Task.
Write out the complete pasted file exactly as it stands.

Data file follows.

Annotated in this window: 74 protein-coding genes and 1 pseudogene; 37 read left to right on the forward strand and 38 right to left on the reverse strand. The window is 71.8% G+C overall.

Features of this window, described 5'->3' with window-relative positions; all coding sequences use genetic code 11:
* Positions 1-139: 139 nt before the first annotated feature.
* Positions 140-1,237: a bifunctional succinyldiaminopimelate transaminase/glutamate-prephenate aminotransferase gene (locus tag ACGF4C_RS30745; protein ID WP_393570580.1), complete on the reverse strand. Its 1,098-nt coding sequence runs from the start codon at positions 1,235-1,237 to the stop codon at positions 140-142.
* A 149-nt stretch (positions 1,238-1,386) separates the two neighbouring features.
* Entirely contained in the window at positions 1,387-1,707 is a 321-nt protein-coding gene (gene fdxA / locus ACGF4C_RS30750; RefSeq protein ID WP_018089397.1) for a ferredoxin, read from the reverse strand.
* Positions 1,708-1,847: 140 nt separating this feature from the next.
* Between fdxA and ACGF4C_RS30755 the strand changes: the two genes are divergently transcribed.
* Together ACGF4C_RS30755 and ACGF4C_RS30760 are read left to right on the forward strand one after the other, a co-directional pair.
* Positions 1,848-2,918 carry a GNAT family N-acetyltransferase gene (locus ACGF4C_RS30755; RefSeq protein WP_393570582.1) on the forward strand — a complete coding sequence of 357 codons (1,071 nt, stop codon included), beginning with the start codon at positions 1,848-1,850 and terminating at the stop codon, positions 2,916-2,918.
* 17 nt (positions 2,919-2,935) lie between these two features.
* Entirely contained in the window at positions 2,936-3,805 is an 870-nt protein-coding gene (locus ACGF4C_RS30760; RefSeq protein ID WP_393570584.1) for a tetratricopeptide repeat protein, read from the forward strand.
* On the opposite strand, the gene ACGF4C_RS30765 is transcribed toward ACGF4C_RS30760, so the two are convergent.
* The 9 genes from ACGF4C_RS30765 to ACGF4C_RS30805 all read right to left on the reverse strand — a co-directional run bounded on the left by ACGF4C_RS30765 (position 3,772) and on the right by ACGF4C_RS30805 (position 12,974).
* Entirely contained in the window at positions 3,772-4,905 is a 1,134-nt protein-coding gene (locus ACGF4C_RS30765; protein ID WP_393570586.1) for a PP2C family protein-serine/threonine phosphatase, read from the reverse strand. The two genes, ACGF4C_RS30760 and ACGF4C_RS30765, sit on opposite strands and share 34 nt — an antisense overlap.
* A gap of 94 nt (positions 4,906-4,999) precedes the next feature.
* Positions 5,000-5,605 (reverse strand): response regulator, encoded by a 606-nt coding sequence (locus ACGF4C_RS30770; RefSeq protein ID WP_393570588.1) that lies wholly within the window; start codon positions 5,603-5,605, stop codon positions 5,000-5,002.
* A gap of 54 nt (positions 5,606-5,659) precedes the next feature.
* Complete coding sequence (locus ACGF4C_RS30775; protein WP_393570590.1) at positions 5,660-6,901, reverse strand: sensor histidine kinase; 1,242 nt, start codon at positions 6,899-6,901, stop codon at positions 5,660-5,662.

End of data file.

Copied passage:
Annotated in this window: 74 protein-coding genes and 1 pseudogene; 37 read left to right on the forward strand and 38 right to left on the reverse strand. The window is 71.8% G+C overall.

Features of this window, described 5'->3' with window-relative positions; all coding sequences use genetic code 11:
* Positions 1-139: 139 nt before the first annotated feature.
* Positions 140-1,237: a bifunctional succinyldiaminopimelate transaminase/glutamate-prephenate aminotransferase gene (locus tag ACGF4C_RS30745; protein ID WP_393570580.1), complete on the reverse strand. Its 1,098-nt coding sequence runs from the start codon at positions 1,235-1,237 to the stop codon at positions 140-142.
* A 149-nt stretch (positions 1,238-1,386) separates the two neighbouring features.
* Entirely contained in the window at positions 1,387-1,707 is a 321-nt protein-coding gene (gene fdxA / locus ACGF4C_RS30750; RefSeq protein ID WP_018089397.1) for a ferredoxin, read from the reverse strand.
* Positions 1,708-1,847: 140 nt separating this feature from the next.
* Between fdxA and ACGF4C_RS30755 the strand changes: the two genes are divergently transcribed.
* Together ACGF4C_RS30755 and ACGF4C_RS30760 are read left to right on the forward strand one after the other, a co-directional pair.
* Positions 1,848-2,918 carry a GNAT family N-acetyltransferase gene (locus ACGF4C_RS30755; RefSeq protein WP_393570582.1) on the forward strand — a complete coding sequence of 357 codons (1,071 nt, stop codon included), beginning with the start codon at positions 1,848-1,850 and terminating at the stop codon, positions 2,916-2,918.
* 17 nt (positions 2,919-2,935) lie between these two features.
* Entirely contained in the window at positions 2,936-3,805 is an 870-nt protein-coding gene (locus ACGF4C_RS30760; RefSeq protein ID WP_393570584.1) for a tetratricopeptide repeat protein, read from the forward strand.
* On the opposite strand, the gene ACGF4C_RS30765 is transcribed toward ACGF4C_RS30760, so the two are convergent.
* The 9 genes from ACGF4C_RS30765 to ACGF4C_RS30805 all read right to left on the reverse strand — a co-directional run bounded on the left by ACGF4C_RS30765 (position 3,772) and on the right by ACGF4C_RS30805 (position 12,974).
* Entirely contained in the window at positions 3,772-4,905 is a 1,134-nt protein-coding gene (locus ACGF4C_RS30765; protein ID WP_393570586.1) for a PP2C family protein-serine/threonine phosphatase, read from the reverse strand. The two genes, ACGF4C_RS30760 and ACGF4C_RS30765, sit on opposite strands and share 34 nt — an antisense overlap.
* A gap of 94 nt (positions 4,906-4,999) precedes the next feature.
* Positions 5,000-5,605 (reverse strand): response regulator, encoded by a 606-nt coding sequence (locus ACGF4C_RS30770; RefSeq protein ID WP_393570588.1) that lies wholly within the window; start codon positions 5,603-5,605, stop codon positions 5,000-5,002.
* A gap of 54 nt (positions 5,606-5,659) precedes the next feature.
* Complete coding sequence (locus ACGF4C_RS30775; protein WP_393570590.1) at positions 5,660-6,901, reverse strand: sensor histidine kinase; 1,242 nt, start codon at positions 6,899-6,901, stop codon at positions 5,660-5,662.